The survivors of World War I built the first great naming memorials, lists on stone that expressed individual mourning and the needs of the community – local, national, imperial. The largest of these is the one at Thiepval in the Somme with the names of more than 70,000 men whose bodies could not be identified or were lost entirely. The American Vietnam Memorial is a direct descendant. Lists of the names are a way of recuperating the dead, of bringing them back and keeping them among us.

Western societies didn’t burn bodies for centuries before crematoria were developed in the late 19th century. Why the change?

Cremation re-entered the Western world as an anticlerical gesture and as a way of connecting with classical republican ideals. With the defeat of the revolution, it became illegal and was re-invented in a new form by radical Italian anticlerical material doctors. They decided to use high-technology steel-making furnaces to burn the dead, a way of showing that bodies were just matter and could be dealt with as such. Cremation became an emblem of progressive views. Reform Jews in the early 20th century, for example, adopted it in disproportionate numbers to show their affiliation with modernity.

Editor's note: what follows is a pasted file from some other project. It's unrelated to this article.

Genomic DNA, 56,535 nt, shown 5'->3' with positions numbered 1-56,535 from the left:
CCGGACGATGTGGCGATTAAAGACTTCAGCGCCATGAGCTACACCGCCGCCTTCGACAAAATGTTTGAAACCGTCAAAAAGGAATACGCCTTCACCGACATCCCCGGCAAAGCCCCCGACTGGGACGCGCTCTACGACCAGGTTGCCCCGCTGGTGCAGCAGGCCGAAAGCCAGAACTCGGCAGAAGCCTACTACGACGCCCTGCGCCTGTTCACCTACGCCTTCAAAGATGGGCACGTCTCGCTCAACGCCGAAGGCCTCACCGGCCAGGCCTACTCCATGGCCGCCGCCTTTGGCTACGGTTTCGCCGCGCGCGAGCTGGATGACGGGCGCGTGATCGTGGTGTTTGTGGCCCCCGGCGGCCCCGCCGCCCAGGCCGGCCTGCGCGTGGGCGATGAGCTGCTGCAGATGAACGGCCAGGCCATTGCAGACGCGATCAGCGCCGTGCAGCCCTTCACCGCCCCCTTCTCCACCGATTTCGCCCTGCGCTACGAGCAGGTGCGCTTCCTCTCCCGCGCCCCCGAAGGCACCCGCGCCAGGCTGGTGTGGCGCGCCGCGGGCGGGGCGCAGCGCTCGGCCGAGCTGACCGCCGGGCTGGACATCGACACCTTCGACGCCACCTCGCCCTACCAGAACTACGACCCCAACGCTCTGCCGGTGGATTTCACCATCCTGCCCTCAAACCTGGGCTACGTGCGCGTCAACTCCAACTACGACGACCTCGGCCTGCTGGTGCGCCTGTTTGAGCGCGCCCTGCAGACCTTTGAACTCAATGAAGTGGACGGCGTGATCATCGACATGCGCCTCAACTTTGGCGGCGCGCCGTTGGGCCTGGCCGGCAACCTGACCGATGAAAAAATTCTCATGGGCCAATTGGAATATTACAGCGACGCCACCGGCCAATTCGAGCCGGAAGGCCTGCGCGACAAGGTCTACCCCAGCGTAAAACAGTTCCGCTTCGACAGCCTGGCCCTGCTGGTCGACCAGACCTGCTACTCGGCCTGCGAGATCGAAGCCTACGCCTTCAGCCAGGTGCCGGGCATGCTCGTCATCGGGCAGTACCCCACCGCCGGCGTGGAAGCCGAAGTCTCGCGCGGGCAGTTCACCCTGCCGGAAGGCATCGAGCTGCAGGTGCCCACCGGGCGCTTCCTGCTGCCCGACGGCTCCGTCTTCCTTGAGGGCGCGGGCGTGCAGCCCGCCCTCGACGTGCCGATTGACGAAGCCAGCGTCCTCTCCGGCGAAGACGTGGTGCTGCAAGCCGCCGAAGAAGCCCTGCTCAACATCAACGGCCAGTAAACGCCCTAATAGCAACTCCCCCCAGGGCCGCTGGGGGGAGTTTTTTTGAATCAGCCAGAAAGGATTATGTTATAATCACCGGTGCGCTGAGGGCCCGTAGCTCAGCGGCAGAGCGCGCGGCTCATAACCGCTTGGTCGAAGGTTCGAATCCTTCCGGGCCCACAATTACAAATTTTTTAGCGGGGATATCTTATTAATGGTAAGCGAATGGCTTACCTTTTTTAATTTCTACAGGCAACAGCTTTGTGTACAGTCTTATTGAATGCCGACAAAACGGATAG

You wonder also if in times of higher infant mortality parents had to care less so as to better cope with the grief. Did you come to a conclusion on this?

I did not. We know from contemporary evidence that today in societies with very high infant mortality there is “death without weeping”, as the anthropologist Nancy Scheper-Hughes writes. We know that very young infants in the past were buried with little or no ceremony. And we also know that by some age children became as dear to parents in the past as they are in the present. All this said, it is very hard to assess the grief of others, and all the more so in the distant past.

Do you think it is inevitable we’ll get near-universal rights to die with dignity in the West?

In the short run, yes, but in the long, no. My guess is that, to the contrary, we will demand ever more efforts be made to help us live forever.